• Baseline blood tests (FBC, CRP, ESR): inflammatory markers are likely to be raised in EN
  • Throat swab for microscopy, culture & sensitivity and anti-streptolysin-O titre (ASOT): swab is positive for streptococcus in current streptococcal infection and ASOT is elevated in recent streptococcal infection
  • Tuberculin skin test or interferon-gamma release assay (IGRA): positive in tuberculosis

Imaging

Relevant imaging investigations include:

  • Chest X-ray: hilar lymphadenopathy may indicate sarcoidosis, tuberculosis, mycoplasma or lymphoma

Additional investigations

Additional investigations to consider may include:

  • Serum ACE and calcium: elevated in sarcoidosis
  • Viral titres and serology: to assess for herpes simplex virus, Epstein-Barr virus, hepatitis B and C virus and HIV
  • Stool culture, including ova and parasites (if diarrhoeal symptoms present): to assess for gastrointestinal infection
  • Colonoscopy (if gastrointestinal symptoms present): to assess for inflammatory bowel disease
  • Excisional skin biopsy: if the clinical diagnosis is in doubt, a biopsy is particularly useful in differentiating between predominantly septal or lobular panniculitis.1,3,7

Management

Erythema nodosum is usually self-limiting and treatment should be aimed at managing the underlying condition and providing supportive therapies.5,7

Supportive management may include:1

  • Bed rest
  • Elevation and compression of affected limbs
  • Non-steroidal anti-inflammatory drugs (NSAIDs): useful for skin nodule and joint pain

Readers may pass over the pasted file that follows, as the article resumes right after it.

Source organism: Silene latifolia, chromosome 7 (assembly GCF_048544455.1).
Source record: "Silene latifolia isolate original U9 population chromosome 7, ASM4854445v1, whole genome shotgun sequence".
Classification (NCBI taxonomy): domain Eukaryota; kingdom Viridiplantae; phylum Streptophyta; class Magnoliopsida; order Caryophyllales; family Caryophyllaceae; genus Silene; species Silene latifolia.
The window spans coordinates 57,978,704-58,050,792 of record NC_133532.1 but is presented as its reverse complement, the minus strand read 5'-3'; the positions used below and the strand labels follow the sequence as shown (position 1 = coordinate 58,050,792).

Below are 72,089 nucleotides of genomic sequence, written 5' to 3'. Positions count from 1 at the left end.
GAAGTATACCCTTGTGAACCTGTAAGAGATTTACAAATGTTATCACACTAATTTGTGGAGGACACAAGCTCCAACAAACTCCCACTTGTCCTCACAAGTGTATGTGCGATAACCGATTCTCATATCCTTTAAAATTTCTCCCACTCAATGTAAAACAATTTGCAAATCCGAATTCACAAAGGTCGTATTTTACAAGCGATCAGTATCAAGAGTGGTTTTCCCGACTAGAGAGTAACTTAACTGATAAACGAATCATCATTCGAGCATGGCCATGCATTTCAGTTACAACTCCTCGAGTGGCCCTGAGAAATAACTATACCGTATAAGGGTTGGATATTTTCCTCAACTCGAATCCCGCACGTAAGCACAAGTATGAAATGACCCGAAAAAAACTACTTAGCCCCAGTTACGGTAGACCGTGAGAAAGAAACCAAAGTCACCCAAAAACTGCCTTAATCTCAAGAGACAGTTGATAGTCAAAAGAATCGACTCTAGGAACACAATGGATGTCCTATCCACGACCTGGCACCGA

• Stop any causative drugs
  • Treatment of any underlying cause
  • Short-term oral potassium iodide may be useful in particularly problematic cases, however, prolonged use should be avoided due to the risk of hyperthyroidism

Complications

Erythema nodosum usually resolves within six weeks, without scarring.6 However, arthralgia related to the prodrome period can continue for up to two years.2,7


Key points

  • Erythema nodosum is the most common type of panniculitis and is thought to be a hypersensitivity reaction of unknown cause.
  • EN is commonly idiopathic in nature but can be associated with several systemic diseases and conditions.
  • Tender, erythematous subcutaneous nodules are a defining feature of erythema nodosum.
  • Erythema nodosum is typically self-limiting. However, if an associated systemic disease is identified, management should be targeted at treating the associated systemic disease.

Reviewer

Dr Tom King

Dermatology Consultant


Editor

Dr Chris Jefferies


References

  1. R. Schwartz and S Nervi. Erythema nodosum: a sign of systemic disease. Published in 2007. Available from: [LINK].
  2. W. Hafsi and T.Badri. Erythema Nodosum. Published in 2021 Available from: [LINK].
  3. DermNet NZ. Erythema nodosum. Published in 2019. Available from: [LINK].
  4. J. Cowan and M. Graham. Evaluating the clinical significance of erythema nodosum. Published in 2005. Available from: [LINK].
  5. A. Leung, K. Leong and J. Lam. Erythema nodosum. Published in 2018. Available from: [LINK].
  6. M. Chowaniec, A. Starba and P. Wiland. Erythema nodosum – review of the literature. Published in 2016. Available from: [LINK].
  7. PCDS. Erythema nodosum. Published in 2021. Available from: [LINK].
  8. J. Heilman. Erythema nodosum on the lower limbs in a person who had recently had streptococcal pharyngitis. Licence [CC BY-SA]. Available from: [LINK].
  9. Medicalpal. Erythema nodosum on the lower limbs in a person with darker skin tone. Licence [CC BY-SA]. Available from: [LINK].
  10. Ganguly. Typical red nodule of erythema nodosum. Licence [CC BY]. Available from: [LINK].